Executive Briefings

Retail Supply Chain Experiences Seismic Shift

Retail organizations are facing a seismic shift in the markets they serve - from multiple channels to international expansion. But are the systems in place to fulfill orders and manage returns across this altered and highly complex landscape?

In recent years, supply chain execution has become significantly more complex. For retailers in particular, the growth in channels to market, the trend to sourcing of products from distant locations and the expansion of retail operations overseas have converged as strategic influences on execution and, as a result, have radically changed the game plan for the way companies must manage information to cost-effectively serve their markets.

"The trend is for change - and change in retail is all about trying to find new markets. So it's about how do we fulfill efficiently in overseas markets? How do we find distributors for our products? How do we find other channels and other routes to market? And how do we capitalize on the continued growth of the internet?" said Craig Sears-Black, managing director at Manhattan Associates.

He points out that the challenge retailers face is in addressing this need for radical change. "If you look at most supply chains, they have grown up over the years with an evolution of systems, through either a number of packages that have been acquired and integrated together or that are "˜home grown' and these are coming to the end of their viable life because they cannot adapt to change."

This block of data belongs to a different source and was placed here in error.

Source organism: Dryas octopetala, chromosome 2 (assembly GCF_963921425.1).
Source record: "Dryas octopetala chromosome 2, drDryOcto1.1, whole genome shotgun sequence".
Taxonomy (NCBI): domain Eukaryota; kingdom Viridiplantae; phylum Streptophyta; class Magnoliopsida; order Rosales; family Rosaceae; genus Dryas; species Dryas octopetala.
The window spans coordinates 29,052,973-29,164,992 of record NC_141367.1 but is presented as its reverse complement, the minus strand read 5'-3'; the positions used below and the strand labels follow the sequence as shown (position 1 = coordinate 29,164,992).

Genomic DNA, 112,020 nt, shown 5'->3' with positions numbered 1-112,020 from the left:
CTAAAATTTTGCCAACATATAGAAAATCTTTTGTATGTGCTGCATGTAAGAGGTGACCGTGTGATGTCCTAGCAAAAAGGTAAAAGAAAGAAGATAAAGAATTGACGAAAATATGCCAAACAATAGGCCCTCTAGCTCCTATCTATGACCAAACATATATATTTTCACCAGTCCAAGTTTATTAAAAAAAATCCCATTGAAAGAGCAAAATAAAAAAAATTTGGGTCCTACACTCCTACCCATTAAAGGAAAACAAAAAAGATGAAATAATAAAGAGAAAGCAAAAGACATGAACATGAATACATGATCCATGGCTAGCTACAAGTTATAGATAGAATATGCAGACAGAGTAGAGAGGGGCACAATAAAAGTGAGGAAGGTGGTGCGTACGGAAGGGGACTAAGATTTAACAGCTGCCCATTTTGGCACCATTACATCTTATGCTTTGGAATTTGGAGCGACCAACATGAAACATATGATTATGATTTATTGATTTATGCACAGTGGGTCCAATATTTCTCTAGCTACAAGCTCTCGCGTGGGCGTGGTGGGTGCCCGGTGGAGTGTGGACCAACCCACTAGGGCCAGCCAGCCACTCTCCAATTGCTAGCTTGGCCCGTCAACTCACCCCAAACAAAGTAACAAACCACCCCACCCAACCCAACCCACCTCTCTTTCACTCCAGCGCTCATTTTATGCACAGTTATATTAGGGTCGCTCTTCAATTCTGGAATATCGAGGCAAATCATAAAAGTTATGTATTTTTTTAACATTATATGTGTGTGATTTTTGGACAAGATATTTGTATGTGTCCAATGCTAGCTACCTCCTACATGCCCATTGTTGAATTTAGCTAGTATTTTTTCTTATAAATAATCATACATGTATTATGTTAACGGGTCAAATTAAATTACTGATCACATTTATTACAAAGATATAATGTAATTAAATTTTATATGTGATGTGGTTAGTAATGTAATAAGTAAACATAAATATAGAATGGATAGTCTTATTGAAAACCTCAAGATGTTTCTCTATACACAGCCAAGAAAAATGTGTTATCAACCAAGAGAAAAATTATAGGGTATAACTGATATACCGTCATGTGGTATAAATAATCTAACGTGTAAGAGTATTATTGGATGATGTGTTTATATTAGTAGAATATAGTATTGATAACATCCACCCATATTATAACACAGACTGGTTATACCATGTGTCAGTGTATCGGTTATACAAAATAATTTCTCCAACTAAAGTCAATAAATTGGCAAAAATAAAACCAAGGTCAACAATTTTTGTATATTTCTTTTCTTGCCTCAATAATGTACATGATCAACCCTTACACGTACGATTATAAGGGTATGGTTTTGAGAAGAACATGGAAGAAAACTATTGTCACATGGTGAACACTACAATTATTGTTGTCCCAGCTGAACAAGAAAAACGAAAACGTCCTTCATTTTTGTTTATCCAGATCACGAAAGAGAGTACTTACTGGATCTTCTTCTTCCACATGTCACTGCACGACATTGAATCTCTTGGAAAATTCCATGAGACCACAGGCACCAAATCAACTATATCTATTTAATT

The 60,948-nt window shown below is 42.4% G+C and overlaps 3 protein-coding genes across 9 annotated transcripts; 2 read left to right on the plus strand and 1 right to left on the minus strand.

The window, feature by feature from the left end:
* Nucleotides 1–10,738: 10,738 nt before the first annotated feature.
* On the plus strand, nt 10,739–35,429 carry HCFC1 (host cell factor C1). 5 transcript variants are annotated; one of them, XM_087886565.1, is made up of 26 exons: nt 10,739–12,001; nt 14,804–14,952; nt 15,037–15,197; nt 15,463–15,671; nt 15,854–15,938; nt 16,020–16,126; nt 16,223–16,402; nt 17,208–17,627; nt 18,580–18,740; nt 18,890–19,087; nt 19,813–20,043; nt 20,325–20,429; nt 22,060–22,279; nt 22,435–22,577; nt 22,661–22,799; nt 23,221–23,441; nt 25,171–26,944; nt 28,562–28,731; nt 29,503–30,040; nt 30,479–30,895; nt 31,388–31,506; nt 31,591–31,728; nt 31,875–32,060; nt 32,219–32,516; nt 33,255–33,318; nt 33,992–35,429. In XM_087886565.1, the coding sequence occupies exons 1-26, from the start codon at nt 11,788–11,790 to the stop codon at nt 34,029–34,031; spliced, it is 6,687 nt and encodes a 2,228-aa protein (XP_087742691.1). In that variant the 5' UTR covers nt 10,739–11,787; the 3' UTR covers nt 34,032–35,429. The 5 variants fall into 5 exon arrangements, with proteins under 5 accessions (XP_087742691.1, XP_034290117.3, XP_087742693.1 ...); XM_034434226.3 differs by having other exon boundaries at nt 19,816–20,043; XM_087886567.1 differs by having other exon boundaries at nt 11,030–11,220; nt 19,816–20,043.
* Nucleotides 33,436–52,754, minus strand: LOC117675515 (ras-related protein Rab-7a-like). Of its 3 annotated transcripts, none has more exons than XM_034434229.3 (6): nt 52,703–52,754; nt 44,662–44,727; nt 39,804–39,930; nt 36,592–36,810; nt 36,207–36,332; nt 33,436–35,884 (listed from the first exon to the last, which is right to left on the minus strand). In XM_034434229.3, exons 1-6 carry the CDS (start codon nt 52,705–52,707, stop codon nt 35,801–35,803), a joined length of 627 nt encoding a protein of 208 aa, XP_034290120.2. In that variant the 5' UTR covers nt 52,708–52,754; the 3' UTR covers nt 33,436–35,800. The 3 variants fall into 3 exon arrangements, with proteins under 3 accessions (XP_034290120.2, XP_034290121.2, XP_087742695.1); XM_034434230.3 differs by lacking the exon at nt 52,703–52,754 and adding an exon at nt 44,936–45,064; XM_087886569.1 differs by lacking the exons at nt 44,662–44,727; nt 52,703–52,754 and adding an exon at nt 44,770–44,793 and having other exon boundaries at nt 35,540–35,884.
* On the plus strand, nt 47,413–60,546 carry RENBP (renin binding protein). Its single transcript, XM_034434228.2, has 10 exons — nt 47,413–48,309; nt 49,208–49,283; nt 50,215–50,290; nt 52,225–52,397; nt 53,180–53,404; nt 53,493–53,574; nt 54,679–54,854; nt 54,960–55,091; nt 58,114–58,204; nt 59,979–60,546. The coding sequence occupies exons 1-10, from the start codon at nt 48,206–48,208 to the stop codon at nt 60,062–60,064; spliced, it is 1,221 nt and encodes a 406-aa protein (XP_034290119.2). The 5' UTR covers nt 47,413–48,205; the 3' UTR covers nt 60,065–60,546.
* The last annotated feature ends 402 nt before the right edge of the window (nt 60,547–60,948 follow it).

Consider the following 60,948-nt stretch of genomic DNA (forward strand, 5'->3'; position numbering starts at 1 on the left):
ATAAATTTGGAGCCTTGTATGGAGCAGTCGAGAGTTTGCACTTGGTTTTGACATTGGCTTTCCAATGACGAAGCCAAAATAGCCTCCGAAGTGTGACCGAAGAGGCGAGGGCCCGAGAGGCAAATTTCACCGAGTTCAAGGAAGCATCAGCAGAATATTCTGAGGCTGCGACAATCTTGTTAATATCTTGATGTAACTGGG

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In recent years, supply chain execution has become significantly more complex. For retailers in particular, the growth in channels to market, the trend to sourcing of products from distant locations and the expansion of retail operations overseas have converged as strategic influences on execution and, as a result, have radically changed the game plan for the way companies must manage information to cost-effectively serve their markets.

"The trend is for change - and change in retail is all about trying to find new markets. So it's about how do we fulfill efficiently in overseas markets? How do we find distributors for our products? How do we find other channels and other routes to market? And how do we capitalize on the continued growth of the internet?" said Craig Sears-Black, managing director at Manhattan Associates.

He points out that the challenge retailers face is in addressing this need for radical change. "If you look at most supply chains, they have grown up over the years with an evolution of systems, through either a number of packages that have been acquired and integrated together or that are "˜home grown' and these are coming to the end of their viable life because they cannot adapt to change."

Read Full Article